Now that it appears at least for the time being that the CFPB has backed off from enforcement lenders have some time to take a collective breath and really look at doing some innovating and implementing technology strategically rather than the reactive and piecemeal approach to responding to the flurry of regs that have been inundating them for the last few years. Lenders only need to look at the rapid growth of a previous income tax technology company called Quicken to become the number one originator in the country to see how making it easier for consumers to do business with them Vs. the old, traditional, antiquated mortgage process to see who’s driving innovation and adoption in this space.

About The Author

The CFPB eClosing Pilot

website-pdf-download

Tim-AndersonMelanie-FelicianoAny mortgage professional can attest to the overwhelming amount of paperwork associated with the closing process. For consumers, this final step to homeownership has become notorious for causing confusion and even surprises in the form of unexpected costs. In an effort to assess how the industry can reduce the complexity of this arduous process, the Consumer Financial Protection Bureau (CFPB) introduced its mortgage eClosing pilot, with seven financial institutions and four technology vendors participating in this program. While the closing is just one portion of the mortgage, this pilot could be key to proving the value electronic records, e-signatures, electronic workflows and even electronic notarizations can have, bringing to light trends that are critical to the mortgage lending world as a whole.

The eClosing pilot went live at the beginning of the year, and is exploring how the use of technology during the closing process can reduce frustration for consumers, improve their understanding and, at the same time, help lenders uphold compliance. Stemming from the CFPB’s Know Before You Owe initiative, it is largely expected among industry professionals for this pilot to, in fact, demonstrate that electronic processes accomplishes these goals.

In addition to the value of modern technology, the eClosing pilot is demonstrating the importance of accurate data. To this point, the primary focus for lenders has been on completing and delivering disclosure forms three days prior to the closing; however, if the data is not accurate, costly and frustrating delays remain inevitable. In the worst cases, legal repercussions may occur as a result of inaccurate data on closing forms, which is often simply the result of human error. Electronic processes and the use of automated documents significantly reduce these types of errors – not to mention, enable lenders to complete forms more quickly. Accuracy of data is intended to mitigate risk for lenders and to eliminate any surprises at the closing.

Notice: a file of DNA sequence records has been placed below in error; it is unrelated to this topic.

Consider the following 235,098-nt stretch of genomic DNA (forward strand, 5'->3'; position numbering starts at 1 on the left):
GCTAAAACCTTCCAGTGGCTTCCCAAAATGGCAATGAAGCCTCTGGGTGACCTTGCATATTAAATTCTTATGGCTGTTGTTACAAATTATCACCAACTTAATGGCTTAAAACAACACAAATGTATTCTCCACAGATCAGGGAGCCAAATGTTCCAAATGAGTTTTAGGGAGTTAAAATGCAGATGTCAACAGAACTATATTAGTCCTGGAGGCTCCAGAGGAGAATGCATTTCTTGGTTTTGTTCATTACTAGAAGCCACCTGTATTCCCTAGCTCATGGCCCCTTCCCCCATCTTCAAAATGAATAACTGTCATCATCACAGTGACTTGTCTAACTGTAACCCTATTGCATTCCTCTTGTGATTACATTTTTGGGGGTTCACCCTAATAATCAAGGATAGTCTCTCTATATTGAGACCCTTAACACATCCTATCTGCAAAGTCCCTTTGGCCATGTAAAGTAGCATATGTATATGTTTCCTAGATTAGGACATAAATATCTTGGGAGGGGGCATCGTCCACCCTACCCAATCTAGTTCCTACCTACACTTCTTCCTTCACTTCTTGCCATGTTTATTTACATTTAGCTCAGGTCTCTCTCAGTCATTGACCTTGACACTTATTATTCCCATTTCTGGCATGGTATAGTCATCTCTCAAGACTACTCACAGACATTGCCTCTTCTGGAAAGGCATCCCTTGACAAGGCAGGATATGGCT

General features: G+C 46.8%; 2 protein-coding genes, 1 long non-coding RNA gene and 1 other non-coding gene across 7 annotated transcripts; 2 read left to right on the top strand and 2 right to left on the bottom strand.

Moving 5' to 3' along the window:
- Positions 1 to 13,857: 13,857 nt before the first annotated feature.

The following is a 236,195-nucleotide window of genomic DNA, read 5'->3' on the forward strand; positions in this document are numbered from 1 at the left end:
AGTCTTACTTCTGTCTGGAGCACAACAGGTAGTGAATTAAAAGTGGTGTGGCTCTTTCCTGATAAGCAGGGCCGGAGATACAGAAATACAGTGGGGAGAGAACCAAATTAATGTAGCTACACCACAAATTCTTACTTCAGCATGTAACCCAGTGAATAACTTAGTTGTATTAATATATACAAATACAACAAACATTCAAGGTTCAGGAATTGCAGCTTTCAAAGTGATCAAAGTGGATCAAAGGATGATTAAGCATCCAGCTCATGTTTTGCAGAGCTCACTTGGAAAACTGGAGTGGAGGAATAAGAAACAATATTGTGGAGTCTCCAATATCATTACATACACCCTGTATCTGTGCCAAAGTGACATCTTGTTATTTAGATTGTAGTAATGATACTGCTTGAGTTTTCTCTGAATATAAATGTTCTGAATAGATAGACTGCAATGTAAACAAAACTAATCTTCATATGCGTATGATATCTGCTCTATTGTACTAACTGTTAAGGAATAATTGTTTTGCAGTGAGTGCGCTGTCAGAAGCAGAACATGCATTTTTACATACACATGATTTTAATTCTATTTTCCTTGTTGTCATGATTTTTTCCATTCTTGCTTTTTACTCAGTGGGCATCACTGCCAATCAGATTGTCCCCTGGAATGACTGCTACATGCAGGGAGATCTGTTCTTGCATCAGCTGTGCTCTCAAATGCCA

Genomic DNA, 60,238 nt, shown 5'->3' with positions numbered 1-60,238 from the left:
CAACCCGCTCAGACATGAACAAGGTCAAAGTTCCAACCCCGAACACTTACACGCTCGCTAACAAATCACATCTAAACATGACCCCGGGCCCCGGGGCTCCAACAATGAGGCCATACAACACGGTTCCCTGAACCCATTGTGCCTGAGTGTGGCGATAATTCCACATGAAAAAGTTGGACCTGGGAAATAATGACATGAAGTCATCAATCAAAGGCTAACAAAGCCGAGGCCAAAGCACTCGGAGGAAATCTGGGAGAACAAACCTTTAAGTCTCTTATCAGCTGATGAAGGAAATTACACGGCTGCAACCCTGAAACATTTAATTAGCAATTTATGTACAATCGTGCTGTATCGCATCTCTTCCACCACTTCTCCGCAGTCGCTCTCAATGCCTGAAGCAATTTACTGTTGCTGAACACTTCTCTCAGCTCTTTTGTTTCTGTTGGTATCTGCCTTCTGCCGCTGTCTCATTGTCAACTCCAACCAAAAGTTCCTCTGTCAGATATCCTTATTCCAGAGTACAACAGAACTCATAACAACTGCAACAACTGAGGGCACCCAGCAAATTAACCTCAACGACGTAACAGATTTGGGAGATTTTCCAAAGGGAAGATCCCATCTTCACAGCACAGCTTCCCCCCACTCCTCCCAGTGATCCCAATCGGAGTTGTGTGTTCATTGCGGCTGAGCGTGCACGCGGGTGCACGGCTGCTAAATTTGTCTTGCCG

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Electronic documents are much more than PDFs emailed back and forth, but rather intelligent documents that further protect lenders by facilitating clear timestamps to show who did what, and when they did it. What makes these documents “intelligent” is that the source XML data that is used to generate the document can be embedded within the document. This is important as it can be used later to be re-verified for compliance or electronically boarded to other systems eliminating the need to scan them, and have Optical Character Recognition (OCR) to extract data or re-key information. Having this type of automation enables lenders to reconcile that data between initial disclosure and final closing disclosure, making sure that the Good Faith Estimate (GFE), Truth in Lending (TIL) and APR are within the tolerance thresholds. Electronically performing this process is imperative for lenders; without accurate data, the chance that the closing cost will match the initial GFE is much less, causing delays in closing, incur fees and experience many other penalties.